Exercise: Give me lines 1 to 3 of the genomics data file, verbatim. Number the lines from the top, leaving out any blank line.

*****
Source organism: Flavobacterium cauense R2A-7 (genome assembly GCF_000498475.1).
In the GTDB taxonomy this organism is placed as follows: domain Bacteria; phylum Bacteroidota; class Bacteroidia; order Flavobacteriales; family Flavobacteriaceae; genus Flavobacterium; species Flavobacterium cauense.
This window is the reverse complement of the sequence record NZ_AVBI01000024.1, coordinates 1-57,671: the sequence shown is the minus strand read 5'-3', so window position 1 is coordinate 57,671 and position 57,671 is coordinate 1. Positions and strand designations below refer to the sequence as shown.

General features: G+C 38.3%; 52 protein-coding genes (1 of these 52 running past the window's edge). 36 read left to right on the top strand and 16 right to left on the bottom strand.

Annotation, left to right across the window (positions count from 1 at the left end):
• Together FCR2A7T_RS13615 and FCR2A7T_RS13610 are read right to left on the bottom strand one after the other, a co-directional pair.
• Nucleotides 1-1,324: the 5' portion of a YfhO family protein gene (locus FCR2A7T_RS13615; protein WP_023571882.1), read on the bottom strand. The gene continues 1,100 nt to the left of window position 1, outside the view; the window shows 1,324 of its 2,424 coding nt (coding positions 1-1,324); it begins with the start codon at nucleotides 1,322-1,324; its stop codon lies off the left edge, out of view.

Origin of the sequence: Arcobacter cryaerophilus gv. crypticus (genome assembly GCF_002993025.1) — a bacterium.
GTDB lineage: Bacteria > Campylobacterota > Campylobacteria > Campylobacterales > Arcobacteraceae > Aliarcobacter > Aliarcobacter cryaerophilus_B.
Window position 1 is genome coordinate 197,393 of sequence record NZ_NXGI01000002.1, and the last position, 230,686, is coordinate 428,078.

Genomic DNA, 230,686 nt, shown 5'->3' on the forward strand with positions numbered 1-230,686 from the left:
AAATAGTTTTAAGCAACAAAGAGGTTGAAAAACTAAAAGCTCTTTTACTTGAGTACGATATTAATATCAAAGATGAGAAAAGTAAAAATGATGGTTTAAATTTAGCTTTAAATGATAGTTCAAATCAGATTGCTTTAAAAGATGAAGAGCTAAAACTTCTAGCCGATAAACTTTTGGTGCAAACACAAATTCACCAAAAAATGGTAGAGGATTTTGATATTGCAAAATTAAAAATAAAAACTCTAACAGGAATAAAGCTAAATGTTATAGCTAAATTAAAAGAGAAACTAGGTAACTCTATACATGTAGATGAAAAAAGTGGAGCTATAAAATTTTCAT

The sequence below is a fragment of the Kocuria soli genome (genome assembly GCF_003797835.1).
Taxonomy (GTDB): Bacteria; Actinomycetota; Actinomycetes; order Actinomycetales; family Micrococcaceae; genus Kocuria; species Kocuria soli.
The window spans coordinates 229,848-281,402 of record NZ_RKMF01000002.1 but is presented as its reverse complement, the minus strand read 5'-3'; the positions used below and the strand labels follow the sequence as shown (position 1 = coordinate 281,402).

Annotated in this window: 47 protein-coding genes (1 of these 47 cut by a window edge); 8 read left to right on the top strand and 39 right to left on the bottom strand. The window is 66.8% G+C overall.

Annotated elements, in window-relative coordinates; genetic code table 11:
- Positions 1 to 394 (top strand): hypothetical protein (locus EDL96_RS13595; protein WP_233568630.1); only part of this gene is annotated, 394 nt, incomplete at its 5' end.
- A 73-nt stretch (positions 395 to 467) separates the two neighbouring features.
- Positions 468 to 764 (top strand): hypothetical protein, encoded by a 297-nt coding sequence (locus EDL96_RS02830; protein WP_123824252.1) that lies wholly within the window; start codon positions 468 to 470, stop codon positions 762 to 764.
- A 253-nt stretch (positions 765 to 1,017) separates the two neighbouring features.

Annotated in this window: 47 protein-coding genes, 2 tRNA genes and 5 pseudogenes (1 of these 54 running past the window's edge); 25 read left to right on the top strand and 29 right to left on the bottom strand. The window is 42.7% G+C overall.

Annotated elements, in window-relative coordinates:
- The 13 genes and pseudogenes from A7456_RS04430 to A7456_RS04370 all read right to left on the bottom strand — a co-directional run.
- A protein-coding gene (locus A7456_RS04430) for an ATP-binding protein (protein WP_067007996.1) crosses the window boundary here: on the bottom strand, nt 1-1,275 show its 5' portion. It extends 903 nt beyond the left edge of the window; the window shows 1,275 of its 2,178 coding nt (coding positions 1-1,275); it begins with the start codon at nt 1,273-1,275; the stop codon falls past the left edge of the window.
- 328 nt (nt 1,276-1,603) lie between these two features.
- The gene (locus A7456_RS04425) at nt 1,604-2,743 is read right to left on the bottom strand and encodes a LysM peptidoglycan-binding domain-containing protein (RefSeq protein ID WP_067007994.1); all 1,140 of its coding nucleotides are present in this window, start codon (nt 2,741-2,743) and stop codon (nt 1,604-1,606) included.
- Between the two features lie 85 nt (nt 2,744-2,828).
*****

Source organism: Flavobacterium cauense R2A-7 (genome assembly GCF_000498475.1).
In the GTDB taxonomy this organism is placed as follows: domain Bacteria; phylum Bacteroidota; class Bacteroidia; order Flavobacteriales; family Flavobacteriaceae; genus Flavobacterium; species Flavobacterium cauense.
This window is the reverse complement of the sequence record NZ_AVBI01000024.1, coordinates 1-57,671: the sequence shown is the minus strand read 5'-3', so window position 1 is coordinate 57,671 and position 57,671 is coordinate 1. Positions and strand designations below refer to the sequence as shown.